Tag Info

Hot answers tagged

57

palmer's GUI info is correct, but there is a more maintainable way to modify the path seen by the shell. Like mediaslave said you can edit /etc/paths, but even better you can drop a text file in /etc/paths.d/ that has a path in it and all shells will construct the path correctly. For example, on my system: $ cat /etc/paths /usr/bin /bin /usr/sbin /sbin ...


42

It's not a good idea to edit /etc/profile for things like this, because you'll lose all your changes whenever CentOS publishes an update for this file. This is exactly what /etc/profile.d is for: # echo 'pathmunge /usr/lib/ruby-enterprise/bin' > /etc/profile.d/ree.sh # chmod +x /etc/profile.d/ree.sh Log back in and enjoy your (safely) updated PATH: # ...


33

/etc/launchd.conf The launchd.conf is the only complete solution that will work for both command line and GUI applications on OS X 10.8, one that will work with GUI and console applications, for all users. sudo touch /etc/launchd.conf sudo nano /etc/launchd.conf Add setenv PATH /usr/bin:/bin:/usr/sbin:/sbin:/usr/local/bin In the example above I added ...


32

%~p0 Will return the path only. %~dp0 Will return the drive+path. More info on the subject can be found on Microsofts site


24

Use the -R or --relative option to preserve the full path.


24

The command cd - will allow you to quickly return to the last directory. You may also be interested in the pushd and popd commands which allow even more control over your directory navigation.


19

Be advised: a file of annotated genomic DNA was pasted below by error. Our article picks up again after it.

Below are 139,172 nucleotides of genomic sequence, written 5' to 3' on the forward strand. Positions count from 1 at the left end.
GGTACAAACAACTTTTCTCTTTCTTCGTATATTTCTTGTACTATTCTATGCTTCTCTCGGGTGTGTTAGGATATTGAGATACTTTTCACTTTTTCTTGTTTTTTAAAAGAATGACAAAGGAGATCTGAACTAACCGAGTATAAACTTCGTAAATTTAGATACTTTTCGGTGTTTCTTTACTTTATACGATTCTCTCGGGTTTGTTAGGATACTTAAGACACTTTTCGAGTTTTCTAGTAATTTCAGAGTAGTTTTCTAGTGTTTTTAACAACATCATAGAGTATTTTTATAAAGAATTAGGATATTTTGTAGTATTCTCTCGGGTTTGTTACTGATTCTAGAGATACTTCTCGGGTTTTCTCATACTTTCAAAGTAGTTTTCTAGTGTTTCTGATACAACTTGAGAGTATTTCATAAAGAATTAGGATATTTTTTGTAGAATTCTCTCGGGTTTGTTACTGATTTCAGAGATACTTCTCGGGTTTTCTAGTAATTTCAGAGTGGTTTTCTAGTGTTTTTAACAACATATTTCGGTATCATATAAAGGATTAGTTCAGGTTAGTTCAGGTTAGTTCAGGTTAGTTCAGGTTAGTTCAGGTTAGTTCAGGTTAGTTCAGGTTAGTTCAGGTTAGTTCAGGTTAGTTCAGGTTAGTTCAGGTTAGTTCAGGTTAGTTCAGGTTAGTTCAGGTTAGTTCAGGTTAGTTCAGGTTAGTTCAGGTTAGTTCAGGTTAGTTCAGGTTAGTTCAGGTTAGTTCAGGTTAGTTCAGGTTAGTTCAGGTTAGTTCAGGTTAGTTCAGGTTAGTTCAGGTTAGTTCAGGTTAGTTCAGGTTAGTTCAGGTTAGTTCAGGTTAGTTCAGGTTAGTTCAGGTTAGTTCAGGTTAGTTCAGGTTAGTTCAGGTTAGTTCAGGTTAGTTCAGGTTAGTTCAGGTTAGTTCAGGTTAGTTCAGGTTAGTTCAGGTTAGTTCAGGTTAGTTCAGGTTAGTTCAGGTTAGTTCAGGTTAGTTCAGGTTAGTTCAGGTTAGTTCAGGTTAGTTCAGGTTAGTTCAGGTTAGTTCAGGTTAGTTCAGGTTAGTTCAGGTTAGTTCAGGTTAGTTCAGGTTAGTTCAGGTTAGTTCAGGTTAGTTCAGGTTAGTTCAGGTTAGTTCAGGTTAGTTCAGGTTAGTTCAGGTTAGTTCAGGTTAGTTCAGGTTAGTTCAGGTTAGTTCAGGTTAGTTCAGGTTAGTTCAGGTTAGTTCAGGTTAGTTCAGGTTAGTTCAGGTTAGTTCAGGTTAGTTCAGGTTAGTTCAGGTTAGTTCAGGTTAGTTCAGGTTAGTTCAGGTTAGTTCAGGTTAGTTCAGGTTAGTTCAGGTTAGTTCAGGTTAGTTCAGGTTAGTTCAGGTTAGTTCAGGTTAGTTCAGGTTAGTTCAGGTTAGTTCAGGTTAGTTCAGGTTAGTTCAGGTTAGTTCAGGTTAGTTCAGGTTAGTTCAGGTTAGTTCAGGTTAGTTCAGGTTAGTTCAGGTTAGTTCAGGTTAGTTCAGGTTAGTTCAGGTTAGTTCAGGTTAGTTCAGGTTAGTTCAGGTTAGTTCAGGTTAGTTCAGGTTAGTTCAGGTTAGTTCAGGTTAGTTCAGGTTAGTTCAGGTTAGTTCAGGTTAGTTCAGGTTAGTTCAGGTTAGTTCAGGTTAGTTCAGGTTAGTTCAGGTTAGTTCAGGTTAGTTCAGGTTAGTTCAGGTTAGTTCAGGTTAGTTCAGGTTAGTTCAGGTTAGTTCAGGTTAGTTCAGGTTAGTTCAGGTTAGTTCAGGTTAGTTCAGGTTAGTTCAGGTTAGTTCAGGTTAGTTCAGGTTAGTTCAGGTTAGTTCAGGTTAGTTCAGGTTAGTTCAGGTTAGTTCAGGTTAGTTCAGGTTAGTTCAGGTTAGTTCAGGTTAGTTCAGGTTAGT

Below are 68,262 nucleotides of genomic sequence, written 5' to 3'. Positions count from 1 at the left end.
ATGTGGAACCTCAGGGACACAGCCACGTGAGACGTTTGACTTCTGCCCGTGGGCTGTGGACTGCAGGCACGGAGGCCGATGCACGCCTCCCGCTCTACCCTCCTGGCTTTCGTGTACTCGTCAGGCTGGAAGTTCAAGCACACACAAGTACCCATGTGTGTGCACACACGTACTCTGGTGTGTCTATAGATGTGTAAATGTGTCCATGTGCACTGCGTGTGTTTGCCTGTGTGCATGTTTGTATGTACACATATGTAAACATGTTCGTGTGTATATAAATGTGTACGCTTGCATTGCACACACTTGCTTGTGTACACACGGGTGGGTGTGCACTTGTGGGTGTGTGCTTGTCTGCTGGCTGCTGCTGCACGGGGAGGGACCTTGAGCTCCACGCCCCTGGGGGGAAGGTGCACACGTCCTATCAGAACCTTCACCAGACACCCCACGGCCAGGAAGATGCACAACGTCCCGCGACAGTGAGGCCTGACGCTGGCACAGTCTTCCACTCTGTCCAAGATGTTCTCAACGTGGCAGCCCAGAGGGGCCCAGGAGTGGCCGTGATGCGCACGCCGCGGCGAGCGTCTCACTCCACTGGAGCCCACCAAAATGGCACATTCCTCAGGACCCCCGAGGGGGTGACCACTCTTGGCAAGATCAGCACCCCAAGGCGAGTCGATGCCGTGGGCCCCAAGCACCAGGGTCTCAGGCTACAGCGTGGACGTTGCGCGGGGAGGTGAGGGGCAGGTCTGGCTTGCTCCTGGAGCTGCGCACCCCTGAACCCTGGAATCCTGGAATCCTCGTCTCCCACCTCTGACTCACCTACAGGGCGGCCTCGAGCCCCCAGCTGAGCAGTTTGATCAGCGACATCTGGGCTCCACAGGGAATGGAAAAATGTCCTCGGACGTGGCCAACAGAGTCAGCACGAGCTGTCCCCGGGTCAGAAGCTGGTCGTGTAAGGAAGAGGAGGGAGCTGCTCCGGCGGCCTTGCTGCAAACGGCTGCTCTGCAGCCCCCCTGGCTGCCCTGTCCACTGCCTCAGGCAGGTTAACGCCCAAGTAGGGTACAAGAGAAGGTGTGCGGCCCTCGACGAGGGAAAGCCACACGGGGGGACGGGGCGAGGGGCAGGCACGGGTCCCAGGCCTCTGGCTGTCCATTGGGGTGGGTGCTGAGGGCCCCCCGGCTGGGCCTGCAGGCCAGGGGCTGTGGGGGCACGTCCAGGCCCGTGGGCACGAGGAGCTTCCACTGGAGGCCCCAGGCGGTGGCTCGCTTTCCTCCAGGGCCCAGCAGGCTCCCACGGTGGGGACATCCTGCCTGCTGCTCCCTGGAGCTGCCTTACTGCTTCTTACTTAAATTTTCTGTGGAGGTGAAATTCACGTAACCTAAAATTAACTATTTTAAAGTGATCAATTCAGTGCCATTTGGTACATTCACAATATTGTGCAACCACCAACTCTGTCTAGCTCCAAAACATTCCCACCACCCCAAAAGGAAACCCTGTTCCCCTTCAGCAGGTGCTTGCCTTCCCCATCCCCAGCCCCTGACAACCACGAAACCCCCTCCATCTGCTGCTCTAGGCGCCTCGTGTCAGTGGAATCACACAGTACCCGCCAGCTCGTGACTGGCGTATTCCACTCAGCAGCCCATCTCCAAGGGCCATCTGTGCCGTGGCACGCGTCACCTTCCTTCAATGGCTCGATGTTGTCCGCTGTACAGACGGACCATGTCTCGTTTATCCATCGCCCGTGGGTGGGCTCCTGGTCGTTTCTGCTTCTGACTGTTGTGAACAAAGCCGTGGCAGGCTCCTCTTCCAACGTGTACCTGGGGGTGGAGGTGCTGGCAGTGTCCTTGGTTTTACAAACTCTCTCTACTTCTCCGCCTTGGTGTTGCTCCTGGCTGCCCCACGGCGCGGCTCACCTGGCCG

It's a bad idea to put the current directory into your path. Move your scripts that you want to frequently run into ~/bin and then add ~/bin to your path. To do this, add: export PATH=$PATH:~/bin to ~/.bash_profile.


18

Try using the command su -. The - means the new shell will get a environment of the user you have changed to. If you don't use it most of your environment will remain the same. The man page for su says: The optional argument - may be used to provide an environment similar to what the user would expect had the user logged in directly.


13

you can edit /etc/ld.so.conf and /usr/local/lib or create /etc/ld.so.conf/usrlocal.conf and put only the line /usr/local/lib Then run ldconfig -v as root, and you're done.


12

which is telling the truth. Your shell is lying to you. git is hashed (/usr/bin/git) means that your shell has cached this location of "git" and is using the cached path rather than searching $PATH again. Use hash -r to clear the cache and make the shell search $PATH for the new git at /usr/local/bin/git


11

One more thing - once you install xCode 4.3 from the OS X App Store, launch xCode, then go to Preferences -> Downloads and install "Command Line Tools". Restart Terminal and you will be able to use Make.


10